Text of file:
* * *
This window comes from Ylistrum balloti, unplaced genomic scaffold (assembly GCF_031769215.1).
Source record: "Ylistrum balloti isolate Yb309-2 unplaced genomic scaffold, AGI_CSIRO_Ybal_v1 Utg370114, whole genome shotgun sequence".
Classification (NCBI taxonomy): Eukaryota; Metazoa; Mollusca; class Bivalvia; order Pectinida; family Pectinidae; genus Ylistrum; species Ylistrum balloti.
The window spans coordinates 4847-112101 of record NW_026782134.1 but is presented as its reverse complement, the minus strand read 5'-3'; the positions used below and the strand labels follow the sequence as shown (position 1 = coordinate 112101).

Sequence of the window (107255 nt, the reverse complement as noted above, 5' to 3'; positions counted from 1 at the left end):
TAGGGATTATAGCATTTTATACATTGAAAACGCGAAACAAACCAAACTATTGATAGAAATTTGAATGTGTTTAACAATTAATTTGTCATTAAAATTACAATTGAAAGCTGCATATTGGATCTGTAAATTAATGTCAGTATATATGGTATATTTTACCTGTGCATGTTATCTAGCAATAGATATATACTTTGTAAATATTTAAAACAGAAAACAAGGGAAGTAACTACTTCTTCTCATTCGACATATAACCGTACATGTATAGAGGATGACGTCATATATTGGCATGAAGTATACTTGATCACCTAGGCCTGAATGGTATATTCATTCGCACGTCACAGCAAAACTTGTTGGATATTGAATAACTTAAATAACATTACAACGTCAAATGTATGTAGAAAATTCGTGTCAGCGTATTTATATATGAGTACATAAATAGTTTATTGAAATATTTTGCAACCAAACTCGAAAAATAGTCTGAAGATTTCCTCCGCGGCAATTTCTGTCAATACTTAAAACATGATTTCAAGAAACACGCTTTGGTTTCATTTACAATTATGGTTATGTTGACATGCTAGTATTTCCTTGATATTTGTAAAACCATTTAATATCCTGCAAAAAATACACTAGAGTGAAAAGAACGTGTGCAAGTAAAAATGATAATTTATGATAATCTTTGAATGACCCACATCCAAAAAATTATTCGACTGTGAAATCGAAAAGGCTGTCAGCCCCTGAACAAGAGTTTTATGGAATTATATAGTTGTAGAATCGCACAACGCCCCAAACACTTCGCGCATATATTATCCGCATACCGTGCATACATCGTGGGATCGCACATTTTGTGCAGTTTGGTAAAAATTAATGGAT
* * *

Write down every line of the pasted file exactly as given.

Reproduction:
This window comes from Ylistrum balloti, unplaced genomic scaffold (assembly GCF_031769215.1).
Source record: "Ylistrum balloti isolate Yb309-2 unplaced genomic scaffold, AGI_CSIRO_Ybal_v1 Utg370114, whole genome shotgun sequence".
Classification (NCBI taxonomy): Eukaryota; Metazoa; Mollusca; class Bivalvia; order Pectinida; family Pectinidae; genus Ylistrum; species Ylistrum balloti.
The window spans coordinates 4847-112101 of record NW_026782134.1 but is presented as its reverse complement, the minus strand read 5'-3'; the positions used below and the strand labels follow the sequence as shown (position 1 = coordinate 112101).

Sequence of the window (107255 nt, the reverse complement as noted above, 5' to 3'; positions counted from 1 at the left end):
TAGGGATTATAGCATTTTATACATTGAAAACGCGAAACAAACCAAACTATTGATAGAAATTTGAATGTGTTTAACAATTAATTTGTCATTAAAATTACAATTGAAAGCTGCATATTGGATCTGTAAATTAATGTCAGTATATATGGTATATTTTACCTGTGCATGTTATCTAGCAATAGATATATACTTTGTAAATATTTAAAACAGAAAACAAGGGAAGTAACTACTTCTTCTCATTCGACATATAACCGTACATGTATAGAGGATGACGTCATATATTGGCATGAAGTATACTTGATCACCTAGGCCTGAATGGTATATTCATTCGCACGTCACAGCAAAACTTGTTGGATATTGAATAACTTAAATAACATTACAACGTCAAATGTATGTAGAAAATTCGTGTCAGCGTATTTATATATGAGTACATAAATAGTTTATTGAAATATTTTGCAACCAAACTCGAAAAATAGTCTGAAGATTTCCTCCGCGGCAATTTCTGTCAATACTTAAAACATGATTTCAAGAAACACGCTTTGGTTTCATTTACAATTATGGTTATGTTGACATGCTAGTATTTCCTTGATATTTGTAAAACCATTTAATATCCTGCAAAAAATACACTAGAGTGAAAAGAACGTGTGCAAGTAAAAATGATAATTTATGATAATCTTTGAATGACCCACATCCAAAAAATTATTCGACTGTGAAATCGAAAAGGCTGTCAGCCCCTGAACAAGAGTTTTATGGAATTATATAGTTGTAGAATCGCACAACGCCCCAAACACTTCGCGCATATATTATCCGCATACCGTGCATACATCGTGGGATCGCACATTTTGTGCAGTTTGGTAAAAATTAATGGAT